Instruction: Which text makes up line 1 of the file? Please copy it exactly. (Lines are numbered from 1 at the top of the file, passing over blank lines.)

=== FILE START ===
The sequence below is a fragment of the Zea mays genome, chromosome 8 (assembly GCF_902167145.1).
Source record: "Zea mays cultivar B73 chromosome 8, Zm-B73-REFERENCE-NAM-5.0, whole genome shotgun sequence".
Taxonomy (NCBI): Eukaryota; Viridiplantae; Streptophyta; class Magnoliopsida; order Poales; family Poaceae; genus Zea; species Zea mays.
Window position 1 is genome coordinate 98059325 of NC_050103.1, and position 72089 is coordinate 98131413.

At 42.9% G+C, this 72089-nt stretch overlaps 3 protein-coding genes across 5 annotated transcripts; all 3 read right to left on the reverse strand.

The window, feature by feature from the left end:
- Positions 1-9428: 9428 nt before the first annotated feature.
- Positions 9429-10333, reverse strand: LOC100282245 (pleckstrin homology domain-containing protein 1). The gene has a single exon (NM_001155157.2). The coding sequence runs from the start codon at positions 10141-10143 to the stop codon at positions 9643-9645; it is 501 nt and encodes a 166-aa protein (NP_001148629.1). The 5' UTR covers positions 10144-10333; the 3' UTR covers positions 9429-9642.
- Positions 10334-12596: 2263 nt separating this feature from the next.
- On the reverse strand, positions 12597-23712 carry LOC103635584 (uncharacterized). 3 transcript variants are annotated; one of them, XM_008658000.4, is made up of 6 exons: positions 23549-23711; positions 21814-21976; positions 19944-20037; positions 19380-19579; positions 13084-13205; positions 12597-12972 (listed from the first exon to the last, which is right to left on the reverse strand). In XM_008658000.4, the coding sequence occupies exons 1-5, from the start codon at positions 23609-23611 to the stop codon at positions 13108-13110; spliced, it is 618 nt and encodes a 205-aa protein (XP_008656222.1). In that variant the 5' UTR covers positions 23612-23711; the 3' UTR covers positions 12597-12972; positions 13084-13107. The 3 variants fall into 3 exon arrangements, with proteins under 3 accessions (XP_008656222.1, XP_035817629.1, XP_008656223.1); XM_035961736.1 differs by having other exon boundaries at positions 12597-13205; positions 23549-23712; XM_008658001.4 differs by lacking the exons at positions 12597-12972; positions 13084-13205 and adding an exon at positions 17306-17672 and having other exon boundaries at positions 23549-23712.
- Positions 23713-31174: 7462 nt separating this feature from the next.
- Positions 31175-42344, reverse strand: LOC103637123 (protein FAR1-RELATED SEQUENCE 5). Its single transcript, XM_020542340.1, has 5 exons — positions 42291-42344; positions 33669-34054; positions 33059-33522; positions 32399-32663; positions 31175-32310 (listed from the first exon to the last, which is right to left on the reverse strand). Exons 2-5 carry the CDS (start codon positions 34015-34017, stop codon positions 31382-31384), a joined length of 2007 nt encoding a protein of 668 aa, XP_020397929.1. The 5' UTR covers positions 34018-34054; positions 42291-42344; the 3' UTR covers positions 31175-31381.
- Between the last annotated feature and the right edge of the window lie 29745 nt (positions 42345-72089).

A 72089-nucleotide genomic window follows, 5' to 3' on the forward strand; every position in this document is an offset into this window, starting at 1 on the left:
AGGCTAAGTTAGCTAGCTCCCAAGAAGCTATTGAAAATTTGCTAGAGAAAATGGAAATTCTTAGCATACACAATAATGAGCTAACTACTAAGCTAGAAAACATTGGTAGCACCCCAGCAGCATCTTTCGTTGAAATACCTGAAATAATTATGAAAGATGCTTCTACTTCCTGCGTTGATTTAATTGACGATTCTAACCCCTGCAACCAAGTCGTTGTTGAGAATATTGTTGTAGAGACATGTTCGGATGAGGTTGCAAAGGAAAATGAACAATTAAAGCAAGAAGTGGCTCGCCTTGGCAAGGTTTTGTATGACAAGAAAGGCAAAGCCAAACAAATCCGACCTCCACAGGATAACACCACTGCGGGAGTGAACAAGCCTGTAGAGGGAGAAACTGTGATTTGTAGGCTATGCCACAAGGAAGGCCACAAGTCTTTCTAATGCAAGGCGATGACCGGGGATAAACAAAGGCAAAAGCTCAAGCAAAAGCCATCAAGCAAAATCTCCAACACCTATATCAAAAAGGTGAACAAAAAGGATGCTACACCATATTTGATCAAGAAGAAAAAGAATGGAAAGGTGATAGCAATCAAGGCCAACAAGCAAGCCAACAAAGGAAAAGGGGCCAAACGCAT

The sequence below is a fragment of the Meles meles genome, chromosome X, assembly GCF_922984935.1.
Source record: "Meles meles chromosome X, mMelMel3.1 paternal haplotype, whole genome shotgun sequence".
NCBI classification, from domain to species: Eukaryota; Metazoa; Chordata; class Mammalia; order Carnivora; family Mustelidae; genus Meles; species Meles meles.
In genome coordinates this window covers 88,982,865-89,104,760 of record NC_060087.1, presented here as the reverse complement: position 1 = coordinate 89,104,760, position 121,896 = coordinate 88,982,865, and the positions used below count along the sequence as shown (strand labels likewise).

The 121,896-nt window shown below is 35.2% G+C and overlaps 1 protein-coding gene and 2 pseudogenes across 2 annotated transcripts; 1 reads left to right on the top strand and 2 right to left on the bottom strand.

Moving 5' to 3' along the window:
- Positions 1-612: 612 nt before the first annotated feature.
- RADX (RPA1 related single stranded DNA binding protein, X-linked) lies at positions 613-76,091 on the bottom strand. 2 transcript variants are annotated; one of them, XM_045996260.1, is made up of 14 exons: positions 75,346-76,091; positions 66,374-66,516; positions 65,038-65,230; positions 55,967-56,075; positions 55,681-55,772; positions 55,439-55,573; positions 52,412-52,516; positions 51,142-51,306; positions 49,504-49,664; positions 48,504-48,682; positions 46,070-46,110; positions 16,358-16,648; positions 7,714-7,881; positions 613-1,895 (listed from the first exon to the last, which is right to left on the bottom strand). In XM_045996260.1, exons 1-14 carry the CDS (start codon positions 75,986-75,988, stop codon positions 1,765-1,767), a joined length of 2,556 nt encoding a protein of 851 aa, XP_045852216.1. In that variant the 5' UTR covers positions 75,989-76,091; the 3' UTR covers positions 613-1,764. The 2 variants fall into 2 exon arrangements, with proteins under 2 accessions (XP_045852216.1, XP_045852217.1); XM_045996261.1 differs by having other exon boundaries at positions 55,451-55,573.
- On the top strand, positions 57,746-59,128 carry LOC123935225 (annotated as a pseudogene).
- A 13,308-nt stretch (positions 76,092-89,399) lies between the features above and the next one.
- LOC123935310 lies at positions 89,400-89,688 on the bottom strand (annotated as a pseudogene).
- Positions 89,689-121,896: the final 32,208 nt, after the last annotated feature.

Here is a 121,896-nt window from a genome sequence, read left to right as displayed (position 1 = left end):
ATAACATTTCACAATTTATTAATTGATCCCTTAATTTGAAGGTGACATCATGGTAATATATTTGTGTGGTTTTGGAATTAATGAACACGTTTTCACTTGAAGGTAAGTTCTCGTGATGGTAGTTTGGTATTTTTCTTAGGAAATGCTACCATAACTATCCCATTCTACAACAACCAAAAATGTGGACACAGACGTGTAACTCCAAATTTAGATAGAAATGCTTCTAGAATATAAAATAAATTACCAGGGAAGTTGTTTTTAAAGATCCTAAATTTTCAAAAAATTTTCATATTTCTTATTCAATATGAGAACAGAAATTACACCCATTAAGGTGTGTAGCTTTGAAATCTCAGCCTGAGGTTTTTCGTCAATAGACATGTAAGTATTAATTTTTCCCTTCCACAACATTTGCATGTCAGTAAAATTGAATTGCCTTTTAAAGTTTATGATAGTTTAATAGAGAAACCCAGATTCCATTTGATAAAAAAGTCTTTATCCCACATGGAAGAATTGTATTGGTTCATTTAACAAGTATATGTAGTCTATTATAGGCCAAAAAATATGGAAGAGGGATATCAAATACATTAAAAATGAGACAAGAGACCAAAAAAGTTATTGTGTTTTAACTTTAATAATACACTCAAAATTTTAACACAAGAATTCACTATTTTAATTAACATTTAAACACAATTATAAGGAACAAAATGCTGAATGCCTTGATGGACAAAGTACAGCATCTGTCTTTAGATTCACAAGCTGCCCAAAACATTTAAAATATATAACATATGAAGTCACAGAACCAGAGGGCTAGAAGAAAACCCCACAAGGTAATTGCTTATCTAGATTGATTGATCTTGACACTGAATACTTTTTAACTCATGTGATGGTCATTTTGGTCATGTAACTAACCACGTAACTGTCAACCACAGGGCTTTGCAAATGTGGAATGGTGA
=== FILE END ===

The sequence below is a fragment of the Zea mays genome, chromosome 8 (assembly GCF_902167145.1).